Murray Weidenbaum holds the Mallinckrodt Distinguished University Professorship at Washington University, where he also serves as honorary chairman of the Weidenbaum Center on the Economy, Government, and Public Policy.
Historians tell us that every age is a time of transition. The present is no exception. Since January 2009, President Obama has initiated many policy changes which are shifting the balance of power between the public sector and the private sector and especially from business to government. However, you do not have to be a professional historian to recall that quite a few of these changes began in the administration of George W. Bush.
When we reflect on the broad sweep of American history, we see many earlier periods of transition, especially in the 19th century. But let us briefly turn to the 20th century. For example, many people think about the presidency of Herbert Hoover as a period of reaction or inaction. However, on balance, Hoover's term of office was a far greater move toward bigger government than the nation had experienced under his predecessor Calvin Coolidge. In fact, some of the major New Deal agencies that flourished under Hoover's successor, Franklin D. Roosevelt, had their origin in the policies of his Republican predecessor. This was the case especially in the housing and farm credit areas.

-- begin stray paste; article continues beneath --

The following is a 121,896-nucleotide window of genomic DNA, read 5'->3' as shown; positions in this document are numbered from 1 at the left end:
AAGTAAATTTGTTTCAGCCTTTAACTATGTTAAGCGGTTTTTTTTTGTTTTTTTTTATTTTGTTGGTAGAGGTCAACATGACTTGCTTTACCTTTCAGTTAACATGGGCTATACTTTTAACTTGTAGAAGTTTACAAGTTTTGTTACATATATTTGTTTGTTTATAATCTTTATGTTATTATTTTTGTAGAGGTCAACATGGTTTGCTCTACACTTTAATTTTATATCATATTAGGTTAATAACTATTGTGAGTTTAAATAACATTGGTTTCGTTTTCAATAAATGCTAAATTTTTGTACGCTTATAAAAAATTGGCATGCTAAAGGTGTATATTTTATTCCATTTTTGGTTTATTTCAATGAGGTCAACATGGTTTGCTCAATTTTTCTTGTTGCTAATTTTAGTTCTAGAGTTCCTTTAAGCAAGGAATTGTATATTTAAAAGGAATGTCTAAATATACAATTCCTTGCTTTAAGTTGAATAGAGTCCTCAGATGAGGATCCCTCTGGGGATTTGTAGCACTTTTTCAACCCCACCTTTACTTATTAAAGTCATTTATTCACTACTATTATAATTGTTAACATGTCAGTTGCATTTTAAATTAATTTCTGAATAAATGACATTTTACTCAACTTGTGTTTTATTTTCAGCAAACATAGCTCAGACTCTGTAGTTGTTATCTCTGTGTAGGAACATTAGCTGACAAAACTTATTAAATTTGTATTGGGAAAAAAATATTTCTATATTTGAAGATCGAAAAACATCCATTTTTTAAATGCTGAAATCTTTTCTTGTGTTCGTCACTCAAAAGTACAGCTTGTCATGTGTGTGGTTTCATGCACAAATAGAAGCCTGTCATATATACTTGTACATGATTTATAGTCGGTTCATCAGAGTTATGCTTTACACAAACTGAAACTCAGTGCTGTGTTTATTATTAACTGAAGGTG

Clearly, the Obama Administration has embarked upon an unusually ambitious array of expansions of government responsibility and expenditure. Some of them, however, were initiated under the previous president. Much of the bailout of financial institutions was authorized by the Emergency Economic Stabilization Act of 2008. That law authorized TARP, the Troubled Asset Relief Program and its subsidiary, the Automotive Industry Financing Program.